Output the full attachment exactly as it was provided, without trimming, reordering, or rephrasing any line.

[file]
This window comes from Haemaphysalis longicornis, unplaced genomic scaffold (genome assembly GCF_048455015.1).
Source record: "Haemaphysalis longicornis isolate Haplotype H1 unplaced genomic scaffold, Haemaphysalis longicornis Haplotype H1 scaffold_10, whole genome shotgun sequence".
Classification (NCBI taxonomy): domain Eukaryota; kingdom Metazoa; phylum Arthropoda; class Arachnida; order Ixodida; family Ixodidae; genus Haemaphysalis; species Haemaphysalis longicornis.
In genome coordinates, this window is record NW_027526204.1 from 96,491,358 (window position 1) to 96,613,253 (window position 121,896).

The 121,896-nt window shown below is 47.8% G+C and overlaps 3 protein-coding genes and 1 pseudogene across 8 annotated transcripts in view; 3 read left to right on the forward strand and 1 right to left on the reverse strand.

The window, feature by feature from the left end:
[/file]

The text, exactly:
This window comes from Haemaphysalis longicornis, unplaced genomic scaffold (genome assembly GCF_048455015.1).
Source record: "Haemaphysalis longicornis isolate Haplotype H1 unplaced genomic scaffold, Haemaphysalis longicornis Haplotype H1 scaffold_10, whole genome shotgun sequence".
Classification (NCBI taxonomy): domain Eukaryota; kingdom Metazoa; phylum Arthropoda; class Arachnida; order Ixodida; family Ixodidae; genus Haemaphysalis; species Haemaphysalis longicornis.
In genome coordinates, this window is record NW_027526204.1 from 96,491,358 (window position 1) to 96,613,253 (window position 121,896).

The 121,896-nt window shown below is 47.8% G+C and overlaps 3 protein-coding genes and 1 pseudogene across 8 annotated transcripts in view; 3 read left to right on the forward strand and 1 right to left on the reverse strand.

The window, feature by feature from the left end: